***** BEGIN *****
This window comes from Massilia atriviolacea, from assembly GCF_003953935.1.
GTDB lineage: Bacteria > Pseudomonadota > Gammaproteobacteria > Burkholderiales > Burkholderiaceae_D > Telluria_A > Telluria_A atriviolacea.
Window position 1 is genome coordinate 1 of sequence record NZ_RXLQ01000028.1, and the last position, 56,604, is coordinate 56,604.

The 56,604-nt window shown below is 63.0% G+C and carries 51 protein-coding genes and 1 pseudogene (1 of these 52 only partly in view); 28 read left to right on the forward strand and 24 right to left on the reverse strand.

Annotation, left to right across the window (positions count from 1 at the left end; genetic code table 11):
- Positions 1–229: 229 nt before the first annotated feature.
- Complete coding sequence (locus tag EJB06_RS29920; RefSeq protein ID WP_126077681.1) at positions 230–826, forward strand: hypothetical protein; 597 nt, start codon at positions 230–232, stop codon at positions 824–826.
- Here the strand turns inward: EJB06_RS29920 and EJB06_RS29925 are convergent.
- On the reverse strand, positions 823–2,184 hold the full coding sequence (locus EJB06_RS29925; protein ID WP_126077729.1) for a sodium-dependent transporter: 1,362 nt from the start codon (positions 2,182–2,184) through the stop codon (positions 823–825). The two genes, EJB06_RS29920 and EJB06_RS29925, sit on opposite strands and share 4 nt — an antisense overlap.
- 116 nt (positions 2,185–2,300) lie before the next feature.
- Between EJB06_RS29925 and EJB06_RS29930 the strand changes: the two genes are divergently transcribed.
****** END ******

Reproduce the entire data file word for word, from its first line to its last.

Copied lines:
This window comes from Massilia atriviolacea, from assembly GCF_003953935.1.
GTDB lineage: Bacteria > Pseudomonadota > Gammaproteobacteria > Burkholderiales > Burkholderiaceae_D > Telluria_A > Telluria_A atriviolacea.
Window position 1 is genome coordinate 1 of sequence record NZ_RXLQ01000028.1, and the last position, 56,604, is coordinate 56,604.

The 56,604-nt window shown below is 63.0% G+C and carries 51 protein-coding genes and 1 pseudogene (1 of these 52 only partly in view); 28 read left to right on the forward strand and 24 right to left on the reverse strand.

Annotation, left to right across the window (positions count from 1 at the left end; genetic code table 11):
- Positions 1–229: 229 nt before the first annotated feature.
- Complete coding sequence (locus tag EJB06_RS29920; RefSeq protein ID WP_126077681.1) at positions 230–826, forward strand: hypothetical protein; 597 nt, start codon at positions 230–232, stop codon at positions 824–826.
- Here the strand turns inward: EJB06_RS29920 and EJB06_RS29925 are convergent.
- On the reverse strand, positions 823–2,184 hold the full coding sequence (locus EJB06_RS29925; protein ID WP_126077729.1) for a sodium-dependent transporter: 1,362 nt from the start codon (positions 2,182–2,184) through the stop codon (positions 823–825). The two genes, EJB06_RS29920 and EJB06_RS29925, sit on opposite strands and share 4 nt — an antisense overlap.
- 116 nt (positions 2,185–2,300) lie before the next feature.
- Between EJB06_RS29925 and EJB06_RS29930 the strand changes: the two genes are divergently transcribed.